On June 29, 2012, the employer’s human resources officer, unaware of Artis’ call to her supervisor or that Artis was in the hospital, sent Artis a letter stating that she was absent from work without authorization, had failed to report her absences each day in compliance with the employer’s call-in policy, and needed to return to work by July 1, 2012 or else be terminated.  As she failed to return to work by that date, her employment was terminated effective July 1.  The employer later received a fax from the hospital dated July 9, 2012 requesting FMLA leave for Artis and stating she was hospitalized from July 4 to July 9, 2012.

            Artis filed a lawsuit against her employer on July 1, 2015, claiming that it violated its obligation to provide FMLA leave to her, and the fact that she had taken FMLA leave in the past and had informed her supervisor that she was hospitalized triggered a duty for the employer to investigate her claim and realize she was requesting FMLA leave.  She further argued that her claim was not barred by the 2 year statute of limitations because the employer’s violation of the FMLA was “willful,” thus extending the limitations period to 3 years.

            The court acknowledged that FMLA’s statute of limitations is extended to 3 years when an employer’s violation of the act is “willful.”  However, the court found that the circumstances did not rise to the level of willfulness and, therefore, Artis’ FMLA claim was time barred, as she filed her lawsuit after the 2 year statute of limitations had expired.  The court stated that willfulness under the FMLA required more than a showing of “mere negligence,” and instead required a showing that the “employer either knew or showed reckless disregard for the matter of whether its conduct was prohibited” by the FMLA.  The court noted Artis’ admission that she did not inform her employer that she would be out for more than one day as one of the factors negating a finding of willfulness.  Further, the fact that she had previously taken FMLA leave “was insufficient to reasonably put defendants on notice or on constructive notice that her unexplained absence in 2012 was related to FMLA.”

            The employer was able to escape liability in this case only due to Artis filing her lawsuit after the 2 year statute of limitations had run, and this court’s finding that she failed to show the employer acted “willfully.”  However, had this issue not been decided in the employer’s favor, it is possible that the court would have held that there was sufficient evidence for Artis to proceed to trial on her FMLA claim.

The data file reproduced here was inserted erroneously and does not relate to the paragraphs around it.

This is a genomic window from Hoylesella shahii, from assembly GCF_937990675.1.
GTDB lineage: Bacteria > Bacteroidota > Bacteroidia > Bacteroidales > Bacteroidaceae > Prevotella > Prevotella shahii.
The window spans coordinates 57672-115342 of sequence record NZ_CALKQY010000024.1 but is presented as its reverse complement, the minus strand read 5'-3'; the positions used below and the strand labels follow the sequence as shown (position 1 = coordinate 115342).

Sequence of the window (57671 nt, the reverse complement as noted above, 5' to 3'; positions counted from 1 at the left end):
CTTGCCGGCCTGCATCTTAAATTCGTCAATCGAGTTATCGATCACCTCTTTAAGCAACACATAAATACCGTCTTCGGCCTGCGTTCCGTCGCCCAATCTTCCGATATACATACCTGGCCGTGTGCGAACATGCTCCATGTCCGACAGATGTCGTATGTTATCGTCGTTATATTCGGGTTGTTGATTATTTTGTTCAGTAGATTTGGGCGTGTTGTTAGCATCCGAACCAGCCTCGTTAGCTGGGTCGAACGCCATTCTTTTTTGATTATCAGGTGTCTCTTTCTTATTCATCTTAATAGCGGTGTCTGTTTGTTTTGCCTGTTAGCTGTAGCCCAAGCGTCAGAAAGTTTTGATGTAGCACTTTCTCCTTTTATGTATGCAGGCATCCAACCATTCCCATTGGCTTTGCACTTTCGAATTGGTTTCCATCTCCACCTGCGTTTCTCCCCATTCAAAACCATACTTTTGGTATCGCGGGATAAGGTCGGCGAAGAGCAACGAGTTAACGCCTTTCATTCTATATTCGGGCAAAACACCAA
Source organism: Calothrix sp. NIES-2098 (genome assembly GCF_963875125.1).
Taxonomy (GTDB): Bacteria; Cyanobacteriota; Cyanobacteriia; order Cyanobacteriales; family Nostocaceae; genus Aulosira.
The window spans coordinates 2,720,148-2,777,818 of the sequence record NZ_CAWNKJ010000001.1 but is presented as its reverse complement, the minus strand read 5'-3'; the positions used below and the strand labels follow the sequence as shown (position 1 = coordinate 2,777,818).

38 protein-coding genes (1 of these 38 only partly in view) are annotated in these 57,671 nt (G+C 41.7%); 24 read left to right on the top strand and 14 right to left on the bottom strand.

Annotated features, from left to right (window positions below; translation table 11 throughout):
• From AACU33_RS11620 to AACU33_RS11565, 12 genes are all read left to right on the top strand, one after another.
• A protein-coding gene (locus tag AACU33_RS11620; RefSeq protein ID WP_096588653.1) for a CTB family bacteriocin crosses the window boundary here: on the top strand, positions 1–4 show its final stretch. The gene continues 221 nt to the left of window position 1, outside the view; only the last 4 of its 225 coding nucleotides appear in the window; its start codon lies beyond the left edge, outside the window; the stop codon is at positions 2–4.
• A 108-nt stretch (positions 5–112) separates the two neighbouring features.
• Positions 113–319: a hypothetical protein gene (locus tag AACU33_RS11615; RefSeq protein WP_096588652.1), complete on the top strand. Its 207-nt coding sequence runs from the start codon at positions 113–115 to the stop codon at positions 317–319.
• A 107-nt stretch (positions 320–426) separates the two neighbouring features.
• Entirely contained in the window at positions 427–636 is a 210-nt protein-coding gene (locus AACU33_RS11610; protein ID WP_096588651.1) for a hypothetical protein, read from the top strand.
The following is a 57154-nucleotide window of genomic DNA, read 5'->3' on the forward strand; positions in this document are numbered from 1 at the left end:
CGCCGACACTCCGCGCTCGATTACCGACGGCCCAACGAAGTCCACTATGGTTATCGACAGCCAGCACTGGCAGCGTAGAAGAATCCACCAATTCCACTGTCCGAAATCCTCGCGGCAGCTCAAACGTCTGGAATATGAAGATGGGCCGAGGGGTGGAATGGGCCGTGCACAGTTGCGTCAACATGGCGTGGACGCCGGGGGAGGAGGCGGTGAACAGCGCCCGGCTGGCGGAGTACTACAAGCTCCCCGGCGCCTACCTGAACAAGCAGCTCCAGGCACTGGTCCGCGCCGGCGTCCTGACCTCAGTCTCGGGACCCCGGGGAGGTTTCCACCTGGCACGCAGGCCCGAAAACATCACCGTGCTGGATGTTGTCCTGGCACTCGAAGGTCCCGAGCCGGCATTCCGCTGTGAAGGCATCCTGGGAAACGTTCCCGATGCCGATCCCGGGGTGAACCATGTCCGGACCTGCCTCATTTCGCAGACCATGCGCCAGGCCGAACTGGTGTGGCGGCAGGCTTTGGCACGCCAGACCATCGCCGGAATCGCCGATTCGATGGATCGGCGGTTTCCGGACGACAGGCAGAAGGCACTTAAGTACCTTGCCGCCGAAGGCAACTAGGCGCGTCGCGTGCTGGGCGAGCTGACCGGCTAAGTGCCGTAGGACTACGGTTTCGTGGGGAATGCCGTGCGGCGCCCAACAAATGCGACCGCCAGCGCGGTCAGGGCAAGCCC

The FMLA puts the burden on the employer to make further inquiry when it is unclear whether an employee is seeking FMLA leave.  In this case, the fact that Artis reported she was in the hospital is a circumstance that should have triggered the employer to make further inquiry.   In addition, it would have been wise for the human resources officer to speak to the supervisor, and possibly follow up with Artis as well, prior to issuing the letter stating Artis would be terminated.  This case is also a reminder to employers to act reasonably and thoroughly when faced with issues that may implicate the FMLA, in order to avoid a finding of “willfulness” that would extend the time period in which the employee can sue.

            This case is also unique in that it was decided by a Michigan state court, as most FMLA claims are filed in federal district court.  Had this case been in federal court, the outcome may have been different, as the federal courts for our jurisdiction tend to be more pro-employee with respect to FMLA issues than our state appellate courts.

            Where the FMLA may be at play, it is best for an employer to act with caution and ensure that the decision maker has all of relevant facts before making a substantive employment decision such as termination.  Further, it is helpful to have legal counsel review any proposed action against an employee who may be protected by the FMLA.

Carol G. Schley is a member of the Detroit SHRM Legal Affairs Committee and an attorney at the law firm Clark Hill PLC.  She can be reached at cschley@clarkhill.com or (248)530-6338.

Detroit SHRM encourages members to share these articles with others, inside and outside their organization, as long as its name and logo, and the author’s information, is included in the re-post of the article. October, 2017.